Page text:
It is known that the Himalayas are there as a consequence of the great collision between the floating Indian landmass and the stable Tibetan Plate some 20 million years ago. A peculiar feature of the Himalayas is that near Mount Namcha Barwa they take a sharp southerly bend. This indicates that the area has faced a greater impact of the collision. Since the Indian Plate is still in the process of collision this area shakes frequently. All such recent events are placed under the category of neotectonism by the geologists. Some recent studies by the GSI in Pagladiya-Phutimari-Jiabar sub-basin (p-p-j sub-basin) of Brahmaputra reveal that there is a constant interaction between the riverine processes and the neo-tectonism. As a result of which the channel frequently oscillates and shifts in this sub basin. End result is greater recurrence of flash floods in p-p-j sub basin compared to other areas. The experts of GSI therefore recommend that a detailed neo-tectonic study of Brahmaputra basin is essential to work out a solution for the flood disaster.
Floods in Brahmaputra bring the additional problem of erosion. As per a report of the Centre For Science and Environment more than ten lakh Hectares (ha) of land has been eroded in Assam; followed by 8.15 lakh ha in Meghalaya; 5.08 lakh ha in Nagaland; 1.08 lakh ha in Tripura and 0.14 lakh ha in Manipur due to erosion by water. In the Brahmaputra catchment the rate of erosion is estimated to be 953 ton per sq km per year, the highest in any catchment in the world. Brahmaputra and Barak Rivers and their tributaries have eroded thousands of hectares of precious land in the past three decades.
To add to these problems is the population boom and tendency to settle down on the flood pathways. Human beings have been settling along the rivers since times immemorial. Indus Valley civilization is the classic example. The recent tendency is to 'develop' any flat ground irrespective of its location. Encroachments on the riverine tracts lead to constrained waterways and increased sedimentation. The Ox-bow lakes and dry, old courses of the rivers are also not spared. They are filled up to accommodate housing schemes. Normally such features act as shock absorbers during initial floods. Net result is increase in the fury of the floods. The flood affected areas have increased three times since 1960 and the total damage incurred each year through floods is now six times than that incurred in 1950s. The figures are quite alarming as per a World Bank Report (2006) published in November, 2006 by Himanshu Thakur of South Asia Network on Dams, Rivers & People, Delhi. The flood damage trend in Brahmaputra Basin as per the report has risen in terms of monetary losses from Rs 58.6 million in 1953-59 period to Rs 7171.7 million in 1999-2005. While in the former period only 0.86 million people were affected in the later 4,586 million people faced the vagaries of floods. A crop area of 8.85% was affected in 1953-59. The percentage rose to 35.06 during 1999-2005 period.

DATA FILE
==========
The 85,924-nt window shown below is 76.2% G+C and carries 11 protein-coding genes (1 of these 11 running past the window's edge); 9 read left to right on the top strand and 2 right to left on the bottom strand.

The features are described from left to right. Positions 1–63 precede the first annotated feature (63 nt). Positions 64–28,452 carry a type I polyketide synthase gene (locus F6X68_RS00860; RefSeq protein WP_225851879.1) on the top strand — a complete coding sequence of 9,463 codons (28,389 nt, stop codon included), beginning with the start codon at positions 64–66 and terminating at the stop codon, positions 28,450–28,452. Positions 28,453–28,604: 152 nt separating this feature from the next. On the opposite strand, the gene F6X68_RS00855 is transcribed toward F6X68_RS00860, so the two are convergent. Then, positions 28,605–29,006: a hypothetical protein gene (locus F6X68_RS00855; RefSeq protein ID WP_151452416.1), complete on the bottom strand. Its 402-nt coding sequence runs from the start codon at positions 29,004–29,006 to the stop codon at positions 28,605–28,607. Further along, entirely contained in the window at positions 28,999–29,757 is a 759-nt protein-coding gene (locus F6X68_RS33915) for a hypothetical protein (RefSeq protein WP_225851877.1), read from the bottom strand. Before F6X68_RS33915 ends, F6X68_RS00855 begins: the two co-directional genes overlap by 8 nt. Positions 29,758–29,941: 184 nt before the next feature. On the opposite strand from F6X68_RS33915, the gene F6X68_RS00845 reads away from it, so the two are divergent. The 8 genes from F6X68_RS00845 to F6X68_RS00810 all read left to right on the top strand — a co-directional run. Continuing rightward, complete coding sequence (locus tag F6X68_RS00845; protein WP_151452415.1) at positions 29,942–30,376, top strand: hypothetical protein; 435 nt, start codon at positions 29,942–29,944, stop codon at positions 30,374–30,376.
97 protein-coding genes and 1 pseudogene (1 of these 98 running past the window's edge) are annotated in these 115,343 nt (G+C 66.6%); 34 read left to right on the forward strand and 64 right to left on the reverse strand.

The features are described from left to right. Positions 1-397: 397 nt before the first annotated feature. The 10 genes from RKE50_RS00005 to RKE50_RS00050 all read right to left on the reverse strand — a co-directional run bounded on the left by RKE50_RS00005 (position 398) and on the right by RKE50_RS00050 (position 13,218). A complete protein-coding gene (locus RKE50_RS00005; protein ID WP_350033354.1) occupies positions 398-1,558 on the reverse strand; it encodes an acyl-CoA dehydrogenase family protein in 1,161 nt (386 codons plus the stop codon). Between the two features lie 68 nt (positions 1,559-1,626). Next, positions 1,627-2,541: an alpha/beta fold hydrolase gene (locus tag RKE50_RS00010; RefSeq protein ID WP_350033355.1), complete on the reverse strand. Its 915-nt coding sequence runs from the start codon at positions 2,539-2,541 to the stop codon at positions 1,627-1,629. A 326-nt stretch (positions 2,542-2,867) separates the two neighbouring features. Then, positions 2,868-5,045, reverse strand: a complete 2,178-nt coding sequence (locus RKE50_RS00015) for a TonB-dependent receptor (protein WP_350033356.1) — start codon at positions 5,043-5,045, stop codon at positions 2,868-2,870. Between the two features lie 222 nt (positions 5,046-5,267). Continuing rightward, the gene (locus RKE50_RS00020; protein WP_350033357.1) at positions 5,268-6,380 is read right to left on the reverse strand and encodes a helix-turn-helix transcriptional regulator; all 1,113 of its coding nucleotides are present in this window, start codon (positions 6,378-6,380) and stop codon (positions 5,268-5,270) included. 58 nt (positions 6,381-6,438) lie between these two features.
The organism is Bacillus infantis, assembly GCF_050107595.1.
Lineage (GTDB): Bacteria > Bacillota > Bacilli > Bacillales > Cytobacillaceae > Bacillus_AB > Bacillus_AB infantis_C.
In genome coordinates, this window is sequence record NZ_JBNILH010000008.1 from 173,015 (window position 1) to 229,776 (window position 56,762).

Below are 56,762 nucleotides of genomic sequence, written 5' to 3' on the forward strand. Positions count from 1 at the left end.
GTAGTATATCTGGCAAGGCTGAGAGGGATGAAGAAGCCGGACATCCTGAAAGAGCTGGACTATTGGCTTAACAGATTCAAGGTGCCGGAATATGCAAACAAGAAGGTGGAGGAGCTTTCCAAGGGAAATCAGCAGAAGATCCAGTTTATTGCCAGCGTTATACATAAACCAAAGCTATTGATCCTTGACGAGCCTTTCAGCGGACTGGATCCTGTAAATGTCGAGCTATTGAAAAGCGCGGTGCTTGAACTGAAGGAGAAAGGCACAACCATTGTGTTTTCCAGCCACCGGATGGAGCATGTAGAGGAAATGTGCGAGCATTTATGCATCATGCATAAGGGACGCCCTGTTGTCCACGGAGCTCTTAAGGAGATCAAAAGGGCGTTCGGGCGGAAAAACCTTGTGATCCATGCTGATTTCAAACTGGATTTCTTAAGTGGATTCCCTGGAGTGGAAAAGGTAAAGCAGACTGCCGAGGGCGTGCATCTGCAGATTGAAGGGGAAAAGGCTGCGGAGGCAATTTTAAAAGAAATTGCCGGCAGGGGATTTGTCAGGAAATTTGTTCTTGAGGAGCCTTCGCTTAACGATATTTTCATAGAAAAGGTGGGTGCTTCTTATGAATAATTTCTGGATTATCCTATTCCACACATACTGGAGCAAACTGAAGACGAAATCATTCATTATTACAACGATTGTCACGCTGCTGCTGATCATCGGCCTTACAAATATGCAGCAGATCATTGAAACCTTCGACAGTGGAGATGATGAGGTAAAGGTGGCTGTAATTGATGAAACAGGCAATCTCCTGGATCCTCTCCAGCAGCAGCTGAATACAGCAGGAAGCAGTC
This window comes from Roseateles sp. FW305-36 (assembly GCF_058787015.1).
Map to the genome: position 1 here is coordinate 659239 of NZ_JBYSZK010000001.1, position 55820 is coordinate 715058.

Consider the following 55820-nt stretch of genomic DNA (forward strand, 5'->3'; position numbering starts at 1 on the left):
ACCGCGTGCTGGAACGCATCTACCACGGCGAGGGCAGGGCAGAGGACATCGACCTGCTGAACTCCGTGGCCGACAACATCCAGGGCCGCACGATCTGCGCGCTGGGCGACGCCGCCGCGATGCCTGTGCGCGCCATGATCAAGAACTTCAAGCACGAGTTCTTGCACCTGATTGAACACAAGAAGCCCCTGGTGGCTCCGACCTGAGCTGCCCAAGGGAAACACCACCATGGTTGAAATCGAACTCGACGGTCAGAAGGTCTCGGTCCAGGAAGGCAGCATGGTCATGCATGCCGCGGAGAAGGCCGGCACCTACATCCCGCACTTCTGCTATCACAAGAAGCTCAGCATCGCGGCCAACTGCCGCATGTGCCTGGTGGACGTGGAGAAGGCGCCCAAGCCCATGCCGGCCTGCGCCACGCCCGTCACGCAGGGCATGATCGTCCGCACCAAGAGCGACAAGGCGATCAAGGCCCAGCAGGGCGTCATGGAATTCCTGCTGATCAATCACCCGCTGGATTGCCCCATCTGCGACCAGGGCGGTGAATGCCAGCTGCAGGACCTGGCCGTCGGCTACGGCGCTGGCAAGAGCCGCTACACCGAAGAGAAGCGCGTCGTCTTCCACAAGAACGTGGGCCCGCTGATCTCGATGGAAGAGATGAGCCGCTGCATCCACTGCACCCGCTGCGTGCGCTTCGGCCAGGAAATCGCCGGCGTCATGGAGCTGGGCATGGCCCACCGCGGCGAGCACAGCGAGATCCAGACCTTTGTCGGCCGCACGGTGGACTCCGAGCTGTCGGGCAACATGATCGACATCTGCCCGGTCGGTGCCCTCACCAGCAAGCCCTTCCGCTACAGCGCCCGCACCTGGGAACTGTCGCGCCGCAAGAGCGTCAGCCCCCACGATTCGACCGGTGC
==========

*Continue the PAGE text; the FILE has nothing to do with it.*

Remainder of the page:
The irony is that the fertile plains we have in our country are an aftermath of floods only. And it is due to floods only that the soils are 'recharged' each year. The impact of floods on habitats has considerably increased. But one need not blame the rivers or the nature alone for the hazard. It is the society which should take the onus of the misery due to floods. If people stop settling down along the rivers, if the governments take precautions while constructing roads or taking up other such developmental issues in the narrow river valleys, half the problem of floods can be solved. For the remaining we need more flood forecasting stations, better communication network and an alert Disaster Management Force. The constitution of Disaster Management Authority by the government has been a very positive step in this direction.
We are on this Earth because of water. With water, floods are inevitable. We need the space to live, and grow and we also need water to survive. Naturally better flood protection measures are the need of the hour. We shall read about some in the next issue.